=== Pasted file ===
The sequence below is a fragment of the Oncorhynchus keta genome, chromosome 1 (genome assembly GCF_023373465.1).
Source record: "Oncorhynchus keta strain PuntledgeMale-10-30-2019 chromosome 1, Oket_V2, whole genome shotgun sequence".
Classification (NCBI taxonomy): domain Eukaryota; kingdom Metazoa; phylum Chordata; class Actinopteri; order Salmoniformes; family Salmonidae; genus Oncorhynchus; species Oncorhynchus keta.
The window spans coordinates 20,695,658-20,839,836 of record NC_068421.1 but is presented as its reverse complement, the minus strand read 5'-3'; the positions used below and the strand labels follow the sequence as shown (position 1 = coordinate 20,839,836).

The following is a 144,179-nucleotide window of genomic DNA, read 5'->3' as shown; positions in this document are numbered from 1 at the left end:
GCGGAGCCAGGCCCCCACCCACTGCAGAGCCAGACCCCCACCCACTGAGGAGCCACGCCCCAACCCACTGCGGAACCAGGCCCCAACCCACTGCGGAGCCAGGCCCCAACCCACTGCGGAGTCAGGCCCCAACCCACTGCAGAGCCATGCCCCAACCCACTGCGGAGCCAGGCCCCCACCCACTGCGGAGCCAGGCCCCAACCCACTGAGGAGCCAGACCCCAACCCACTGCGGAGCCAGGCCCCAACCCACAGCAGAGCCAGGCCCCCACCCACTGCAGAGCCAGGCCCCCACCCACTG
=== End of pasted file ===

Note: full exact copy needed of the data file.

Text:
The sequence below is a fragment of the Oncorhynchus keta genome, chromosome 1 (genome assembly GCF_023373465.1).
Source record: "Oncorhynchus keta strain PuntledgeMale-10-30-2019 chromosome 1, Oket_V2, whole genome shotgun sequence".
Classification (NCBI taxonomy): domain Eukaryota; kingdom Metazoa; phylum Chordata; class Actinopteri; order Salmoniformes; family Salmonidae; genus Oncorhynchus; species Oncorhynchus keta.
The window spans coordinates 20,695,658-20,839,836 of record NC_068421.1 but is presented as its reverse complement, the minus strand read 5'-3'; the positions used below and the strand labels follow the sequence as shown (position 1 = coordinate 20,839,836).

The following is a 144,179-nucleotide window of genomic DNA, read 5'->3' as shown; positions in this document are numbered from 1 at the left end:
GCGGAGCCAGGCCCCCACCCACTGCAGAGCCAGACCCCCACCCACTGAGGAGCCACGCCCCAACCCACTGCGGAACCAGGCCCCAACCCACTGCGGAGCCAGGCCCCAACCCACTGCGGAGTCAGGCCCCAACCCACTGCAGAGCCATGCCCCAACCCACTGCGGAGCCAGGCCCCCACCCACTGCGGAGCCAGGCCCCAACCCACTGAGGAGCCAGACCCCAACCCACTGCGGAGCCAGGCCCCAACCCACAGCAGAGCCAGGCCCCCACCCACTGCAGAGCCAGGCCCCCACCCACTG